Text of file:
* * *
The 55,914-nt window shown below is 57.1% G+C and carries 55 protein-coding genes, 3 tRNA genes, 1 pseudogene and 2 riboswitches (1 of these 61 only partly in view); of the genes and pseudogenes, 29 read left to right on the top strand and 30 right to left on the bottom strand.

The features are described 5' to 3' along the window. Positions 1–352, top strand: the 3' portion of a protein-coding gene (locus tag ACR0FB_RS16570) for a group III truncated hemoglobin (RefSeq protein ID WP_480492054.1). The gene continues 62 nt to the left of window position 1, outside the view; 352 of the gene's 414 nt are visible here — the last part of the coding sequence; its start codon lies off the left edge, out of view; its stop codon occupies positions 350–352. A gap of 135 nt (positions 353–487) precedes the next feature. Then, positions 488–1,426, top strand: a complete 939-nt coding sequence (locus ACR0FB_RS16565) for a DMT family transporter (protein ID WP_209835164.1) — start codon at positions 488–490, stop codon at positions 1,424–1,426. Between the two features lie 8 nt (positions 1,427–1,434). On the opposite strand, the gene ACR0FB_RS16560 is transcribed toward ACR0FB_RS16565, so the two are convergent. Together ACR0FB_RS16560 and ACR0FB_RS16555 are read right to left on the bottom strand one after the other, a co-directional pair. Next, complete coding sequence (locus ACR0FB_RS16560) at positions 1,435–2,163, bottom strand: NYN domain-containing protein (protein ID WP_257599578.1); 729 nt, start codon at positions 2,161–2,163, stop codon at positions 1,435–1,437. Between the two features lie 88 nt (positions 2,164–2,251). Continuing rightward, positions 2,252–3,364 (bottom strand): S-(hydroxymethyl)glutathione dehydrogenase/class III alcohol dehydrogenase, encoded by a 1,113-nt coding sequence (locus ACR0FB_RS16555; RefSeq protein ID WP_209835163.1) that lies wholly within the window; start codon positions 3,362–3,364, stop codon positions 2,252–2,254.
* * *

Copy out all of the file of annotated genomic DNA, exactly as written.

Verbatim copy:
The 55,914-nt window shown below is 57.1% G+C and carries 55 protein-coding genes, 3 tRNA genes, 1 pseudogene and 2 riboswitches (1 of these 61 only partly in view); of the genes and pseudogenes, 29 read left to right on the top strand and 30 right to left on the bottom strand.

The features are described 5' to 3' along the window. Positions 1–352, top strand: the 3' portion of a protein-coding gene (locus tag ACR0FB_RS16570) for a group III truncated hemoglobin (RefSeq protein ID WP_480492054.1). The gene continues 62 nt to the left of window position 1, outside the view; 352 of the gene's 414 nt are visible here — the last part of the coding sequence; its start codon lies off the left edge, out of view; its stop codon occupies positions 350–352. A gap of 135 nt (positions 353–487) precedes the next feature. Then, positions 488–1,426, top strand: a complete 939-nt coding sequence (locus ACR0FB_RS16565) for a DMT family transporter (protein ID WP_209835164.1) — start codon at positions 488–490, stop codon at positions 1,424–1,426. Between the two features lie 8 nt (positions 1,427–1,434). On the opposite strand, the gene ACR0FB_RS16560 is transcribed toward ACR0FB_RS16565, so the two are convergent. Together ACR0FB_RS16560 and ACR0FB_RS16555 are read right to left on the bottom strand one after the other, a co-directional pair. Next, complete coding sequence (locus ACR0FB_RS16560) at positions 1,435–2,163, bottom strand: NYN domain-containing protein (protein ID WP_257599578.1); 729 nt, start codon at positions 2,161–2,163, stop codon at positions 1,435–1,437. Between the two features lie 88 nt (positions 2,164–2,251). Continuing rightward, positions 2,252–3,364 (bottom strand): S-(hydroxymethyl)glutathione dehydrogenase/class III alcohol dehydrogenase, encoded by a 1,113-nt coding sequence (locus ACR0FB_RS16555; RefSeq protein ID WP_209835163.1) that lies wholly within the window; start codon positions 3,362–3,364, stop codon positions 2,252–2,254.